Friday, May 26, 2006

Happy Memorial Day!

Another month has passed since I wrote in my blog. I can't believe how the time just flies by. I have not really accomplished much in May but I did attend a super needlepoint workshop last weekend sponsored by The Sampler Guild of Ga of which I am a member. They had Carole Lake in for her Mary Queen of Scots lecture and to teach a canvas piece that she designed in honor of Mary's insignia. It is a fabulous piece which includes the four symbols that were most special to Mary aka Marie Stuart - the thistle for Scotland, the Tudor Rose to symbolize her joining (trying to join Elizabeth I), the Lily for her love and remembrance of France and the crown to show her reign as Queen of Scotland. It also includes her unique cypher in the center which spells Marie Stuart. We were in Marietta GA and visited Abcedarius a stitching shop while there. One afternoon after class we visited the old square in Marietta and some unique shops and had dinner at a great restaurant on the square called Sympatico. Got my thistle completed in class but had a real hard time with the buttonhole stitch used on the tudor rose. Didn't even attempt the long and short stitch for the lily but will get help from the local shop owner in the future on that one. I regretted that I was unable to visit the local yarn shop in Marietta and I understand they have a great needlepoint shop too - just not enough time to do everything I wanted to do.

In samplers - I am still working mainly on my Celle 1826 and my Long Dog design called Sarabande. Am dying to start a new design by Mariska, a belgium designer - it is called Nine Alphabets and is sorta a french alphabet type design. Still have not started my online class with Joanne Harvey - Hannah Prescott - need to get that underway - I think the colors are beautiful but would have been much more tempting to me if silk was included in the kit instead of cotton.

In rug hooking - man am I stagnant - In the beginning of May our local rug guild had our annual hook-in and I worked on the mermaid. I hope to spend some time on the mermaid again this weekend. If she never gets out she will never be finished. But she MUST be finished this year - must must must!

In knitting - I have had a lot of fun knitting in May. I picked up some lovely yarn while in Charleston in April along with a great simple jacket. After knitting along for about 4 inches I realized that the pattern stitch did not show up at ALL with this particular yarn. YIKES - So now I have purchased MORE yarn to go with my FREE pattern! I have restarted the jacket and am about at the same point I was at when I ripped out the first attempt. Need to get my Noro Silver Thaw jacket finished up so it will be ready for fall. Just need to do side seams on my ROwan Soft Tweed vest and it will be completed. Have several summer tops in progress or planned - better get busy on them. A leftover project from last year is a great looking summer cardi out of a hand dyed cotton from Peru with great buttons from the button shop in NYC I purchased while on a trip there in June last year. Better pull that to the top of the stack - it is close to completion and could possibly be used this summer or late fall.

Don't forget the moment of silence at 3pm on Monday to honor those who have served our country. Happy Memorial Day to all !!!!

Friday, May 05, 2006


I am participating in a SAL (stitch a long) on a world wide internet board of sampler enthusiasts called Legacy. Actually I am participating in many SAL's - some are getting more attention than others! Currently I am really enjoying working on a large sampler from the Celle Museum collection in Germany. It is a motif sampler - reminscent of a quaker sampler however I do not think they feel the stitcher was Quaker. Here is my current WIP - There are several north florida sampler enthusiasts and friends who are working on this SAL. Mine is stitched with Gloriana Charcoal silk and is worked on 36ct Vintage Lt Examplar linen from Lakeside. I have many sampler charts in my stash and a lot of them started or in various stages of completion. I have done cross stitch since the early 80's expanding my interest in decorative stitches in the 90's and for about the last 7 years I have mainly focused on samplers and the history that goes along with sampler making in the US along with the other countries in the world where sampler making was practiced. The historical aspect is almost more interesting than the actual stitching. Many samplers are reproduced and released as charts or kits to be stitched in the likeness of the original. I find it a fascinating interest and wish I had more time to devote to travel and study. My previous post covers what it is like to go to a sampler symposium. I am very excited to be planning a trip to the Ackworth Quaker School in Leeds England in the winter. This is a long planned event and will attract participants from around the world. Our studies will be focusing on the Quaker schools samplers and their makers. We will actually be staying in the Ackworth School - which has been in continuous operation as a school since the 1700's - Better quit watching Ghost Hunters or I'll be in BIG trouble in that spooky place! First Friday in May - so hard to believe how fast the time just flies by. Tomorrow is our annual Hook-In - our local rug hooking guild sponsors a hook in around the first weekend in May every year. We have 24 participants so far. It is a always a great day of hooking , food and fun. Maybe I'll get another WIP photo of another of my rugs to post on the blog. Until next time . . . . . . . .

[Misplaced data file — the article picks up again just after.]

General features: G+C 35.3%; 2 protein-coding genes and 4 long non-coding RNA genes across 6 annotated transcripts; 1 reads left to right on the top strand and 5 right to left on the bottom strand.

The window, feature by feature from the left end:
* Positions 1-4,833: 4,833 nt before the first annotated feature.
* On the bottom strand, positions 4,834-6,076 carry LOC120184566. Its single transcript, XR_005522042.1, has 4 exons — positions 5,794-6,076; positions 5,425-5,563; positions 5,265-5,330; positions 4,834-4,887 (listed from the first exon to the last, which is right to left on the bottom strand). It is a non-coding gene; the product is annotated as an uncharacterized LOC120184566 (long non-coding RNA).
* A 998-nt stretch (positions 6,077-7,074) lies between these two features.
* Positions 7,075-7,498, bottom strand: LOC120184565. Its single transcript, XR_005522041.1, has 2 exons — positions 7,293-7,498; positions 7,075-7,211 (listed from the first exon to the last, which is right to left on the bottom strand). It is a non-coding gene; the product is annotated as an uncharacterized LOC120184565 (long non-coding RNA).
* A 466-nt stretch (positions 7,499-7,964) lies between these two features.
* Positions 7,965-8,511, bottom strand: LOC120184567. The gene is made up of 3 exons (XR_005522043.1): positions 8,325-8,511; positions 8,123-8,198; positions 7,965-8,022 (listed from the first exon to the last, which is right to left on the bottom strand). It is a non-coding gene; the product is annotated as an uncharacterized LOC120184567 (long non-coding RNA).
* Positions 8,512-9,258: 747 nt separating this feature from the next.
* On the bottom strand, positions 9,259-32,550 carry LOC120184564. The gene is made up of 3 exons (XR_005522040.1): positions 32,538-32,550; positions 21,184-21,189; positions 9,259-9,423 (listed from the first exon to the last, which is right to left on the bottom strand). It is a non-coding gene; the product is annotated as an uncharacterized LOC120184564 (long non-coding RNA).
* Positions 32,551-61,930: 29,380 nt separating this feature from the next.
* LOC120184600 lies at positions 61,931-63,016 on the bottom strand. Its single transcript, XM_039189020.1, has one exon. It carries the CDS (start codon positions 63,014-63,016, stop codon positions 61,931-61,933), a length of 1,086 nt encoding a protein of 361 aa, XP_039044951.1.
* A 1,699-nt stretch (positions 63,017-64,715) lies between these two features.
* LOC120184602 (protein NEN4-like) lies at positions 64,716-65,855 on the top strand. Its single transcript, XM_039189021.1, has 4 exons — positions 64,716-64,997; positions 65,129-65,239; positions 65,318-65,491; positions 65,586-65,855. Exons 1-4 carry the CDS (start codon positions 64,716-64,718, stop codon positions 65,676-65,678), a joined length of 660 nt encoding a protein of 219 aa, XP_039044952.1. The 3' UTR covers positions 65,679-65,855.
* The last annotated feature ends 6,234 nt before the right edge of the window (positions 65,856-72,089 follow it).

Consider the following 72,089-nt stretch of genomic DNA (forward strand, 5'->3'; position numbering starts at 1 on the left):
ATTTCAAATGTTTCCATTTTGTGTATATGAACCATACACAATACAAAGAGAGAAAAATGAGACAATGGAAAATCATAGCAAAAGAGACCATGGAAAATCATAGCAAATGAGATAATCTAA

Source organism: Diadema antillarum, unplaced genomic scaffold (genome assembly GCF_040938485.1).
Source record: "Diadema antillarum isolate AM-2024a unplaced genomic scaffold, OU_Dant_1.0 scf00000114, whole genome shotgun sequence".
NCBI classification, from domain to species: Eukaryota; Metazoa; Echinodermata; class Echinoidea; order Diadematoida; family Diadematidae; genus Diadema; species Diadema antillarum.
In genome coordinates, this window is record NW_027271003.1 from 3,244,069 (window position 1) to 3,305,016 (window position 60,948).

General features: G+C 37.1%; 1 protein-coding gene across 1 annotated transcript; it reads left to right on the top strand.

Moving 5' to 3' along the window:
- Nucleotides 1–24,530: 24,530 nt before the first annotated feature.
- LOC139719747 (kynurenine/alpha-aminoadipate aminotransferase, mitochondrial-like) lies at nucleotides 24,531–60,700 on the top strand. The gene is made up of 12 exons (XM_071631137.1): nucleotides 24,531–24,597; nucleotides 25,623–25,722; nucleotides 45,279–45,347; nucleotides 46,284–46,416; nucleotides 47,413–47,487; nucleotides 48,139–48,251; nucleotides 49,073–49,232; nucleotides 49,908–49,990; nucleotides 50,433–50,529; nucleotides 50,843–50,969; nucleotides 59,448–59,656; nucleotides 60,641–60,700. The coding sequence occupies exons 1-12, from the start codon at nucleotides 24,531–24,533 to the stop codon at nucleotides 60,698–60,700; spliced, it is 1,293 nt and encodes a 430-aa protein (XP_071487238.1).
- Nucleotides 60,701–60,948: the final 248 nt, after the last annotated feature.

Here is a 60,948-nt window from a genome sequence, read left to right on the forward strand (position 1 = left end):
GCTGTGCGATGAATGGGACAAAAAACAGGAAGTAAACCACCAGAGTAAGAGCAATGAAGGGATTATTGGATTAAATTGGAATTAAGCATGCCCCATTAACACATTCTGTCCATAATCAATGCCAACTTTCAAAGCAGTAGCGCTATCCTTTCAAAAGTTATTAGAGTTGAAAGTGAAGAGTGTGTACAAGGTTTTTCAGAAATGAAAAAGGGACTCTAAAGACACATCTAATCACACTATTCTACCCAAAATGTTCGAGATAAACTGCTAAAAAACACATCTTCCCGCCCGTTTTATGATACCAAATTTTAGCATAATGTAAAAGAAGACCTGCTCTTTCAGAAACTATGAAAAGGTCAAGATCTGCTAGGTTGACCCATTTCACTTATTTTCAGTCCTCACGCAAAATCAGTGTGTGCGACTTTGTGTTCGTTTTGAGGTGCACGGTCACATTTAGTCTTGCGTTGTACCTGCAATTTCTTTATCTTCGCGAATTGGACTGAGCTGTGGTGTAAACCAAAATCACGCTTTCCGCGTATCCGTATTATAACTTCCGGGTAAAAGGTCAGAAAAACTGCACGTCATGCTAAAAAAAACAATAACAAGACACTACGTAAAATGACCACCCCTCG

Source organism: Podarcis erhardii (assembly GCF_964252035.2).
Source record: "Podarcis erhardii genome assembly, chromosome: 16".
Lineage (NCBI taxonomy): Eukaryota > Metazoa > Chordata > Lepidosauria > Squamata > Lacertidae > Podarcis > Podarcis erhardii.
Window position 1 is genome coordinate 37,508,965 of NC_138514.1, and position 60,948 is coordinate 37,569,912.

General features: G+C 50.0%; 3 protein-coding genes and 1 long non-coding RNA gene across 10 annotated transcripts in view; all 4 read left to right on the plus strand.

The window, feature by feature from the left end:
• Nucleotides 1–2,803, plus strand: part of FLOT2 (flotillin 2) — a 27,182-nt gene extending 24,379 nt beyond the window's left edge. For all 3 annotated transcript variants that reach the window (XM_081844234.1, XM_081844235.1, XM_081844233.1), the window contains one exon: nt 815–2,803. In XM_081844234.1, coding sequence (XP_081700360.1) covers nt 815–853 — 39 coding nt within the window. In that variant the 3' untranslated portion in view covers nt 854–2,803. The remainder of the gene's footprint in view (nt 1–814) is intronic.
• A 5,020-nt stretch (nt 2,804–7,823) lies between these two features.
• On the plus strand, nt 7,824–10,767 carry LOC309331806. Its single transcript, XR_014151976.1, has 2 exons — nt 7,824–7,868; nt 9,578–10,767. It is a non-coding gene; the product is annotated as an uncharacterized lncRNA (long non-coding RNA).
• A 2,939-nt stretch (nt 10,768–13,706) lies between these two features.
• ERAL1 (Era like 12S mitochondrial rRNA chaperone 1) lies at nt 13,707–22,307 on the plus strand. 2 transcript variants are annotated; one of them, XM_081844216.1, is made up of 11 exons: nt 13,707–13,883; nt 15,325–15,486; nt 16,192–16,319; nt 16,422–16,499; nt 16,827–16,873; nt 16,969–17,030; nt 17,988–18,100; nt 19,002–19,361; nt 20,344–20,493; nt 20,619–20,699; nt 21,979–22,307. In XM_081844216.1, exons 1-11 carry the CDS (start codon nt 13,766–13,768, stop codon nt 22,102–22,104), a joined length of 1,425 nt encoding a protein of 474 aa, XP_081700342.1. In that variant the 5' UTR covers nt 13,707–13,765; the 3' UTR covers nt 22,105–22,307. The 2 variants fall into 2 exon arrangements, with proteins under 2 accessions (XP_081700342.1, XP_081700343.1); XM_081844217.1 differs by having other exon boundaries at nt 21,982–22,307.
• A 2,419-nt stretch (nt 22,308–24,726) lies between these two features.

I wanted to write a short report on the Charleston Schoolgirl Sampler Symposium while it was still fresh on my mind. Rachel Chesser reported that there was about 70% participation on their target number. It was small enough to be intimate and visit with everyone and large enough to be exciting and see a number of "sampler celebrities". My personal excursion was with two fellow Azalea Sampler Guild members and friends. We left Jacksonville FL in the late afternoon on Wednesday heading to Savannah. Our idea was to stay at an inexpensive hotel up on I-95 and go into the historic district to eat at Paula Deen's "Lady & Sons" restaurant - NOT - There were about 50 people on the sidewalk and the hostess said "No Ma'am we are sold out for this evening" RATS - She said people stop by the restaurant early in the day to book a seat for dinner. I had previously eaten at a wonderful locally owned restaurant on one of the historic squares called "the Pink House" built in the late 1700's - I was just as happy eating a wonderful dinner there with my two friends and we managed to dodge the rain all evening. Thursday morning we were up like a shot and off to Charleston. We had lunch near our hotel at Jestine's Kitchen. Good southern fare and the BEST fried green tomatoes I had all weekend. Carol and I were taking the sampler class in the afternoon and Karen was planning to go antiquing and exploring with Ellen. Taking a class from Kathy Staples is like being in a time capsule. She talks about the old south like it was a familiar scene to her. She just rolls off such interesting information like it was yesterdays news and not centuries old practices. Our class even included a guided tour thru the exhibit by Kathy - it was spectacular and the adaptation of the antique sampler is just so neat and of course the supplies in the kit were all top quality and wonderfully presented by the Sampler Dames. After the class we rushed down to the Meeting St Inn in the heart of the historic district to check into our room. It was lovely and just as nice as I remembered when I stayed there previously for a museum class. We even had a few minutes to check out the simply marvelous new yarn shop in town KNIT. I had to be dragged out of there because as my blog name suggests (woolwoman) I love yarn and knitting. We vowed to return at our first opportunity. The reception was just wonderful. Shrimp and grits along with finger sandwiches, fresh veggies, dips and libations made it just a fabulous experience. We had to drag our exhausted bodies back to the inn but were so excited about the coming events we didn't even quit talking when we hit the beds and I think it was midnight or after before I drifted into sampler dreamland. Friday was another super day - we had 4 lectures - 2 in the morning and 2 in the afternoon - I won't name the speakers because I don't have my notes handy and don't want to slight anyone by misspelling their names or leaving someone out. Suffice to say that they were all wonderful speakers and had the most interesting research to report on. We all walked down to lunch at Rue de Jean - I was very shocked that we had a choice of soup or salad and entrees and even a choice of dessert. It was a great food memory and I was soooo glad I had my knitting with me - no matter how interesting the speaker - it was really hard to stay focused after such a rich and filling meal. Friday night we had dinner reservations at Carolina's - one of my very fav local restaurants - We had a large party - about 20 of us - it was very nice to meet a few women from England and some other sampler nuts from near and far. It is always wonderful to visit with old friends and make some new friends. Saturday morning Kathy Staples wrapped up the lectures and then if you signed up for optional tours they commenced at 11am. I was lucky enough to be in the morning group of the walking tour. The afternoon tour got rained out but got a very cool private tour of the exhibit with Kathy - I don't think anyone was disappointed and everyone was dry and safe. The walking tour was fascinating - we saw so many lovely historic homes and buildings and even saw some of the homes and sites of the girls schools from that era. Saying that I was exhausted after that walk is a total understatement. I was BEAT - I am not used to doing a lot of walking and the stormy weather had brought in the humid heavy feeling in the air. We stopped for lunch again at Rue de Jean and it was very good. I was signed up for the archival tour in the afternoon and saw many more samplers and interesting items from behind the scenes. Upon leaving the museum Carol dropped Karen and I at KNIT - WHOO HOO finally able to peruse that yarn shop. Honestly there was so much stuff in there I was hard pressed to make a decision - I say hard pressed but not impossible. I came home with a bag of wonderful swirled merino wool to make a neat jacket - how appropriate it is called Argyle - better get knitting if it will be ready for Ackworth! Saturday night we met another group at COAST - a restaurant near the museum - not my personal fav but I think everyone enjoyed the evening. Sunday morning we decided to get on the road and catch lunch at the Cracker Barrel on the way. We finished up our last meal together and what a wonderful way to end 4 glorious days of total sampler saturation. I hope others will write about their experiences and views on this sampler event. I was at the one in 2001 and this one was equal if not better than before. If you missed it this year - be ready for the next one and do come and visit America's First Museum!